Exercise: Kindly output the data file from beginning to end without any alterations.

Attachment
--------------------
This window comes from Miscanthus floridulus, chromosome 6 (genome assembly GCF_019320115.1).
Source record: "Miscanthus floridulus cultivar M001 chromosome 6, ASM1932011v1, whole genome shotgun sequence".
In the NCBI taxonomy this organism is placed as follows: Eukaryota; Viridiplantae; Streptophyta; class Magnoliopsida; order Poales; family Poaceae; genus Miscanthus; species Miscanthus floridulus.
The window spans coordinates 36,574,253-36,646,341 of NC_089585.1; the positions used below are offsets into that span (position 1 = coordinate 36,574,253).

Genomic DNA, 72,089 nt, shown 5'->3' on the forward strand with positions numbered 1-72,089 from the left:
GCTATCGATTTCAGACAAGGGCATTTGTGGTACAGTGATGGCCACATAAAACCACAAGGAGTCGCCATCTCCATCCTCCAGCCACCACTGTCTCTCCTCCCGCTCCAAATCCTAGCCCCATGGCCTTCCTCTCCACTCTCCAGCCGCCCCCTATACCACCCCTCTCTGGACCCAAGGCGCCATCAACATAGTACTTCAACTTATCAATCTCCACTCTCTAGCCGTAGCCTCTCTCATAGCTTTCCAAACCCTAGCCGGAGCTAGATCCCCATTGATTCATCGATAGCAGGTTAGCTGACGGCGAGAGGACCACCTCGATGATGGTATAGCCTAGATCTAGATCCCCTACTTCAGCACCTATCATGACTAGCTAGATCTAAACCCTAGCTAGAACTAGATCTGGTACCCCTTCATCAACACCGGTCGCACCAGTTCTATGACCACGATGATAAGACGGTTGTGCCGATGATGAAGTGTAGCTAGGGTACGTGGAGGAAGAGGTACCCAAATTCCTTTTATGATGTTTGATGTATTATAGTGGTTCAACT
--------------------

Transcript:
This window comes from Miscanthus floridulus, chromosome 6 (genome assembly GCF_019320115.1).
Source record: "Miscanthus floridulus cultivar M001 chromosome 6, ASM1932011v1, whole genome shotgun sequence".
In the NCBI taxonomy this organism is placed as follows: Eukaryota; Viridiplantae; Streptophyta; class Magnoliopsida; order Poales; family Poaceae; genus Miscanthus; species Miscanthus floridulus.
The window spans coordinates 36,574,253-36,646,341 of NC_089585.1; the positions used below are offsets into that span (position 1 = coordinate 36,574,253).

Genomic DNA, 72,089 nt, shown 5'->3' on the forward strand with positions numbered 1-72,089 from the left:
GCTATCGATTTCAGACAAGGGCATTTGTGGTACAGTGATGGCCACATAAAACCACAAGGAGTCGCCATCTCCATCCTCCAGCCACCACTGTCTCTCCTCCCGCTCCAAATCCTAGCCCCATGGCCTTCCTCTCCACTCTCCAGCCGCCCCCTATACCACCCCTCTCTGGACCCAAGGCGCCATCAACATAGTACTTCAACTTATCAATCTCCACTCTCTAGCCGTAGCCTCTCTCATAGCTTTCCAAACCCTAGCCGGAGCTAGATCCCCATTGATTCATCGATAGCAGGTTAGCTGACGGCGAGAGGACCACCTCGATGATGGTATAGCCTAGATCTAGATCCCCTACTTCAGCACCTATCATGACTAGCTAGATCTAAACCCTAGCTAGAACTAGATCTGGTACCCCTTCATCAACACCGGTCGCACCAGTTCTATGACCACGATGATAAGACGGTTGTGCCGATGATGAAGTGTAGCTAGGGTACGTGGAGGAAGAGGTACCCAAATTCCTTTTATGATGTTTGATGTATTATAGTGGTTCAACT